Recent research undertaken by Knight Frank illustrated increased uptake in the London office space market throughout Q3 2021. The 55% increase in leasing transactions of 2.63 million sq ft leased in Q3 of 2021 demonstrates the highest quarterly increase recorded since 2009. Additional research carried out by Gerald Eve outlined a 30% increase in uptake to 2.8 million sq ft when compared to the previous quarter, something that they attribute to large commitments for space made by major occupants. Knight Frank’s research highlighted the importance of these major space commitments, with 42.4% of all transactions in Q3 being for spaces of 100,000 sq ft or more. To further support this growth in market activity, a report published by the Royal Institution of Chartered Surveyors (RICS) showed that demand for the London commercial market grew at the fastest rate since 2016 between Q1 and Q2. Despite the pandemic bringing world economies to a near standstill, the London office market has bounced back strongly to witness the second consecutive quarter of increased demand. Here are some of the factors that influenced these high occupancy levels.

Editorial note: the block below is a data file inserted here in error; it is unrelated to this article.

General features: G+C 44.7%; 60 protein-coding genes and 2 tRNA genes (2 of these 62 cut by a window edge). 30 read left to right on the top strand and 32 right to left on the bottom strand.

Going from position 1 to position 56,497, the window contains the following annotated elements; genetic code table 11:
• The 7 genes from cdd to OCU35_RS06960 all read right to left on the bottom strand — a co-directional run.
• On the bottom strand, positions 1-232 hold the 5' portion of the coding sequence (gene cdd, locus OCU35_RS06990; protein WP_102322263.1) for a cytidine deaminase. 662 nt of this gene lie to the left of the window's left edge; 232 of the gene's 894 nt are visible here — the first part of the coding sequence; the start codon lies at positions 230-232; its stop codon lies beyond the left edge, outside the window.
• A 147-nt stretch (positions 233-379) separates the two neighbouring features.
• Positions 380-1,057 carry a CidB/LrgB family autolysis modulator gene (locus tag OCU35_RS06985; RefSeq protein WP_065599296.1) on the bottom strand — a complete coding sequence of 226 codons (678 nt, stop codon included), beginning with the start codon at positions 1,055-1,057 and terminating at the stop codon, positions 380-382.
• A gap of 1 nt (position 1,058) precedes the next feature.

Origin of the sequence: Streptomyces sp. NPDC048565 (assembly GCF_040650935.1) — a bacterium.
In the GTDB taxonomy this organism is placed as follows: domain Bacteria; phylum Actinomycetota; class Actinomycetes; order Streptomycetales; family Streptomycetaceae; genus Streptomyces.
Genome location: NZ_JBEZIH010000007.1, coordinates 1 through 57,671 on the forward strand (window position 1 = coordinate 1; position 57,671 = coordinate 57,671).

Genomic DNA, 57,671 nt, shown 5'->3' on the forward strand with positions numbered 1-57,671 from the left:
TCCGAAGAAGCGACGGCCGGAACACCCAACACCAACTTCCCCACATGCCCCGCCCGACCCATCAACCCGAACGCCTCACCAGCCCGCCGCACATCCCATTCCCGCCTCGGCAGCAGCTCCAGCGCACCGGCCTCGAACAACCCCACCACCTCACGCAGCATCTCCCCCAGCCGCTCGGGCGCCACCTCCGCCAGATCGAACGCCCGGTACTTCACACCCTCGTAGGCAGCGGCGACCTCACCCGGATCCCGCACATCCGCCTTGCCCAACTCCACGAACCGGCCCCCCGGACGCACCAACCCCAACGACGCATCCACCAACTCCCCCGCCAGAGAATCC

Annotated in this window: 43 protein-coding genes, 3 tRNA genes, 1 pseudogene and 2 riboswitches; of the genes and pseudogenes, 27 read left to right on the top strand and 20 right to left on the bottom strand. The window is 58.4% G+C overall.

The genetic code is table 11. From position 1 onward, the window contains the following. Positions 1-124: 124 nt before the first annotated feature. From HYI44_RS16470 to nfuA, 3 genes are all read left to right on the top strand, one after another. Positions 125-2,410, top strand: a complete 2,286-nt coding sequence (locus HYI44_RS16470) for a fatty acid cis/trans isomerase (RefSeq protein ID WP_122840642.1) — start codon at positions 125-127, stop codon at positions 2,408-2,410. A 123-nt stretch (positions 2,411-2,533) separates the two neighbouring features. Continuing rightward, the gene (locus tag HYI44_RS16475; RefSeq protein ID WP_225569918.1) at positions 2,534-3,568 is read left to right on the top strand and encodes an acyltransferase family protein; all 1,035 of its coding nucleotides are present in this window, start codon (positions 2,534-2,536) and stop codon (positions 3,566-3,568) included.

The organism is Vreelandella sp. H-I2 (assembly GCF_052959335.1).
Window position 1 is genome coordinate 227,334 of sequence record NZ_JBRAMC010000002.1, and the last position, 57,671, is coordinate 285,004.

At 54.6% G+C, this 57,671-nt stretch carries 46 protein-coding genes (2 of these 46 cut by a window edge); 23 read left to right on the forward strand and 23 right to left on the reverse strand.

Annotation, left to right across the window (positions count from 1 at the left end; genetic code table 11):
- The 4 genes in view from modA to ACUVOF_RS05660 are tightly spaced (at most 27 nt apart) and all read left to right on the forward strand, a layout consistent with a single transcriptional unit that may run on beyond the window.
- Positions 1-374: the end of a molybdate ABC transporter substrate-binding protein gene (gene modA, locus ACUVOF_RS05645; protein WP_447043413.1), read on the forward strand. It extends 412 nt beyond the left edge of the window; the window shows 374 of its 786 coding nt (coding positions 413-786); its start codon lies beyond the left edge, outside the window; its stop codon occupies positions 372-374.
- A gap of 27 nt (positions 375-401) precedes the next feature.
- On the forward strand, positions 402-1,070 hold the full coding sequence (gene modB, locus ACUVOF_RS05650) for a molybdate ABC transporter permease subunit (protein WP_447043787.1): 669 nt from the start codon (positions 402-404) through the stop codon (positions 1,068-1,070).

Table of Contents
Adoption of hybrid working models
While working remotely is not a new phenomenon, the COVID-19 pandemic forced businesses and organisations to re-evaluate their working models. These businesses were forced to develop strategies to help the adoption of agile workspace models that offered flexibility, safety, and reduced costs. The hybrid working model quickly emerged as one of the most practical of the proposed models. This hybrid approach allowed workers to alternate between working remotely and in-person, depending on their unique circumstances and workloads.